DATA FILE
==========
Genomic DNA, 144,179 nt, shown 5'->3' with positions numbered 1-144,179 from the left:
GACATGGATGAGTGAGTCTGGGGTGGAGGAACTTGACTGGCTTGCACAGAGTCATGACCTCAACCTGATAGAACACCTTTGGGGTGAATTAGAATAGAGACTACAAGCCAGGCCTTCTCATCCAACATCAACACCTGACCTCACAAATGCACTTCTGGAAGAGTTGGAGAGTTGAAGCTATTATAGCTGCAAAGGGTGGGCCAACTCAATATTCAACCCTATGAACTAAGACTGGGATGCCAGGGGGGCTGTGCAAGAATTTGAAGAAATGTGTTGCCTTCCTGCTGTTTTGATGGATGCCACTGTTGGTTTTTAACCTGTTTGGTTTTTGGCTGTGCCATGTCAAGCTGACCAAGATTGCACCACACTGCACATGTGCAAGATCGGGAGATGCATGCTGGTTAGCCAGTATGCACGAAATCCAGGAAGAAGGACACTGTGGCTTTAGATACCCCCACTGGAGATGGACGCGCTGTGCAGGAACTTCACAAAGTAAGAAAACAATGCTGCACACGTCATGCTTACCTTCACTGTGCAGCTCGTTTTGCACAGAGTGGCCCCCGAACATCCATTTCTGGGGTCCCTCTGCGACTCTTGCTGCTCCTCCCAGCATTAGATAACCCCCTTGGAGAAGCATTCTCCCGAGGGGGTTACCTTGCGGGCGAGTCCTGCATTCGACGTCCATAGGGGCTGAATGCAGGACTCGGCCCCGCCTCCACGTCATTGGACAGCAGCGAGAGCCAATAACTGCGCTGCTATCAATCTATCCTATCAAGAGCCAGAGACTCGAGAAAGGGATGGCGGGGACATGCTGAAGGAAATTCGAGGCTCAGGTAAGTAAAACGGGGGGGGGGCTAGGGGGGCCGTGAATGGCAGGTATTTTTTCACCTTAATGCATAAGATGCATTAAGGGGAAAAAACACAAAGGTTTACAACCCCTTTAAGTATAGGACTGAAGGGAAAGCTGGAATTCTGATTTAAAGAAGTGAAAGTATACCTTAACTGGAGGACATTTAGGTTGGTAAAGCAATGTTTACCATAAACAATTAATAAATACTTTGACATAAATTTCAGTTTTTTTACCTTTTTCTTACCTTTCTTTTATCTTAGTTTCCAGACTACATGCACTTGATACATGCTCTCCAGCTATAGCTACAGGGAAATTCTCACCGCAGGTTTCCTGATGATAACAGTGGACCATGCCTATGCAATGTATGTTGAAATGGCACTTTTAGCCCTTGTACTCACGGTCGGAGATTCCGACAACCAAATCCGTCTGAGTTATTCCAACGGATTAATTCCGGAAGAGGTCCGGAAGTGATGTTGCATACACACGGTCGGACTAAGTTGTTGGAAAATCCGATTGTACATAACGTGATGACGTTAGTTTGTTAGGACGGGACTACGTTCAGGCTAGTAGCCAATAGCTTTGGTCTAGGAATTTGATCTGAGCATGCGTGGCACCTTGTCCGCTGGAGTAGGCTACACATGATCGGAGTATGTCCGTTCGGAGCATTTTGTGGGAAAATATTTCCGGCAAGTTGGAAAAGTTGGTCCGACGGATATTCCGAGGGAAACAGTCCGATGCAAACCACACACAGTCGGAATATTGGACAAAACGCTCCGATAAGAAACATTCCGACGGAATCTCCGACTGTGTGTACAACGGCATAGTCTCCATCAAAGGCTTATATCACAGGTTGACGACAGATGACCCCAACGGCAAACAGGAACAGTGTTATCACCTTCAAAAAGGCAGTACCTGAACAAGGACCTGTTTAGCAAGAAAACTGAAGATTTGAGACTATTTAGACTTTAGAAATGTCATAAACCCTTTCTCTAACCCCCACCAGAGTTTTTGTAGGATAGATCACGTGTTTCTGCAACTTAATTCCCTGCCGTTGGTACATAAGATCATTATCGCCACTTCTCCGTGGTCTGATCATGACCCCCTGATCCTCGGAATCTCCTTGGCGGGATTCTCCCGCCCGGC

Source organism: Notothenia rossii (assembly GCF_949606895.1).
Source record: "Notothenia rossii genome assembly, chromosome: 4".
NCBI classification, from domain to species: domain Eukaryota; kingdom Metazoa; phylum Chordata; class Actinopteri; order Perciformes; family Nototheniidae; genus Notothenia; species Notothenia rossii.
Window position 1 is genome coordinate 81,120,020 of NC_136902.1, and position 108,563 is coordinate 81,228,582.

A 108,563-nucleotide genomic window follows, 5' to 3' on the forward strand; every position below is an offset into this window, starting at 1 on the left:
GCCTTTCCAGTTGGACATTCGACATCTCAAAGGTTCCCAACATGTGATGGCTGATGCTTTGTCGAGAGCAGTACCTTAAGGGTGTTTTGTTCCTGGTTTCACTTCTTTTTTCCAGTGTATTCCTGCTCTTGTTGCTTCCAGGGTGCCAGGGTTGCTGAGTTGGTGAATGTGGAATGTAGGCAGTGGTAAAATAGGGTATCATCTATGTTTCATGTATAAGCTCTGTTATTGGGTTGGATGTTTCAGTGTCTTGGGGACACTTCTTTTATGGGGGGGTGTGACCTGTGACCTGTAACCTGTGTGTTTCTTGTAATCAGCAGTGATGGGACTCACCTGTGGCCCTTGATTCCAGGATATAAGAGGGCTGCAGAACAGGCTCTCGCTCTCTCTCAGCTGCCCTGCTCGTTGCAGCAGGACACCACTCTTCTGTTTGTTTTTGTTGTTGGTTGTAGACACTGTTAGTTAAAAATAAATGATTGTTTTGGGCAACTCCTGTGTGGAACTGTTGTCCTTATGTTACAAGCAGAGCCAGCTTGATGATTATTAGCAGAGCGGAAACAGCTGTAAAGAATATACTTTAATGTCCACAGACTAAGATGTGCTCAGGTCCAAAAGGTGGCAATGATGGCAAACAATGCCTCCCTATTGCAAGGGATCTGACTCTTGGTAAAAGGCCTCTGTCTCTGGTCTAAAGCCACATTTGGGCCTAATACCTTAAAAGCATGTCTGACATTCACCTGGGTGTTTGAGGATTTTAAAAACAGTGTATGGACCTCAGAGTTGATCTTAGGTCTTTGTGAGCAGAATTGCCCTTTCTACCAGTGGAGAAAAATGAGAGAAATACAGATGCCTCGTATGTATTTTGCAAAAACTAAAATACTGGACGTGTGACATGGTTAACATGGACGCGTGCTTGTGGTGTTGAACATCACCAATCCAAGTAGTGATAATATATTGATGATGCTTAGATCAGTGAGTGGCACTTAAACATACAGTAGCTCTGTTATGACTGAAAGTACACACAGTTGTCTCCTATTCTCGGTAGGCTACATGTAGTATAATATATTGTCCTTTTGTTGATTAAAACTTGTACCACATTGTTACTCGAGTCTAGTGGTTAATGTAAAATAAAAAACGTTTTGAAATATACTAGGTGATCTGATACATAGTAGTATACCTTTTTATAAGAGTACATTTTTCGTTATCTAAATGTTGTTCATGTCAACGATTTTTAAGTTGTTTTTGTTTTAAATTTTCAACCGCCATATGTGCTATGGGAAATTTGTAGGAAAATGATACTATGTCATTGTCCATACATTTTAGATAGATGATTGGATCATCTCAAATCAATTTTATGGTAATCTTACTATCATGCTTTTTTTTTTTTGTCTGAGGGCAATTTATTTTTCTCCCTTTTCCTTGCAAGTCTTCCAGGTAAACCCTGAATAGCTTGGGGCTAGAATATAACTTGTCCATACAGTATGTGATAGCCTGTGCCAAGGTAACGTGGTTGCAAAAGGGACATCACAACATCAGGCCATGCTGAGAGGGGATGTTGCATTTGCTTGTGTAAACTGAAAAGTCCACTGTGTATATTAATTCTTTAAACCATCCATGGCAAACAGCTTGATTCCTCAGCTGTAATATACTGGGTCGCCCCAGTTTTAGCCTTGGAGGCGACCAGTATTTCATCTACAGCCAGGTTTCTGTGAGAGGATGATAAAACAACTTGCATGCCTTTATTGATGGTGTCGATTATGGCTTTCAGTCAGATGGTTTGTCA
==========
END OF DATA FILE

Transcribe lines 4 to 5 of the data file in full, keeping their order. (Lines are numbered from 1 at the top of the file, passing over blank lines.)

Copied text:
Source record: "Notothenia rossii genome assembly, chromosome: 4".
NCBI classification, from domain to species: domain Eukaryota; kingdom Metazoa; phylum Chordata; class Actinopteri; order Perciformes; family Nototheniidae; genus Notothenia; species Notothenia rossii.